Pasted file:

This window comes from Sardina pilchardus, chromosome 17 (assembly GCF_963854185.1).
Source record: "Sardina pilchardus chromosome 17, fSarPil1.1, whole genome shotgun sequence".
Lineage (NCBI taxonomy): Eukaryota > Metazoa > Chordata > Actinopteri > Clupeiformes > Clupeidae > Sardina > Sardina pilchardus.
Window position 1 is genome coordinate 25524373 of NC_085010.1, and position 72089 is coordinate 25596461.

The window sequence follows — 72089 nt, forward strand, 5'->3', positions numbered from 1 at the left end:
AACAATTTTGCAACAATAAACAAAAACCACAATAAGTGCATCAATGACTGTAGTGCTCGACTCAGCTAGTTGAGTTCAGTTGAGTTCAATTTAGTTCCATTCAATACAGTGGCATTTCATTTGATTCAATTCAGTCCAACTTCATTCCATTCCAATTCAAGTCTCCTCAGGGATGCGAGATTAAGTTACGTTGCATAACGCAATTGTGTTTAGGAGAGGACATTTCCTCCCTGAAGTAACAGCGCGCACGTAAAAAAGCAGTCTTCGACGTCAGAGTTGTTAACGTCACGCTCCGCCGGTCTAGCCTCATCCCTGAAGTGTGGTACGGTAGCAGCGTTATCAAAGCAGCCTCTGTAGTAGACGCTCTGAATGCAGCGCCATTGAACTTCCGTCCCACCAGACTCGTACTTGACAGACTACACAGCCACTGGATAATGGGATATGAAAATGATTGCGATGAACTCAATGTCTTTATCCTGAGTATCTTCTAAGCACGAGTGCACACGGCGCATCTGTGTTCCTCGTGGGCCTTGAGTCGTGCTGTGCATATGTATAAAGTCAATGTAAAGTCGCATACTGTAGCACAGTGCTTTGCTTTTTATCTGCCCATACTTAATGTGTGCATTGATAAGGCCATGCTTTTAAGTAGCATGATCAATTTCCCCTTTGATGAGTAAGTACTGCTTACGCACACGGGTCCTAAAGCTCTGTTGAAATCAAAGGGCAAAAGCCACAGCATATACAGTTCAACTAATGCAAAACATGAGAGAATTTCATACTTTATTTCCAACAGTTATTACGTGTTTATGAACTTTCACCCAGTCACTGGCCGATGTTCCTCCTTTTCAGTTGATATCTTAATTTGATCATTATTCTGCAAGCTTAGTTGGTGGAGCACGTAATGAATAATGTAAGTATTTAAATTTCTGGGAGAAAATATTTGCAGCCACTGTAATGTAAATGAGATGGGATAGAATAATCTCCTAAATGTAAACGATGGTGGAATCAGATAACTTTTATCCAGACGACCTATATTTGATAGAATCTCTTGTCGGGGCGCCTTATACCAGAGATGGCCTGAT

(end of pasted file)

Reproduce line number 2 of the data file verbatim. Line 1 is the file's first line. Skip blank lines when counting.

Source record: "Sardina pilchardus chromosome 17, fSarPil1.1, whole genome shotgun sequence".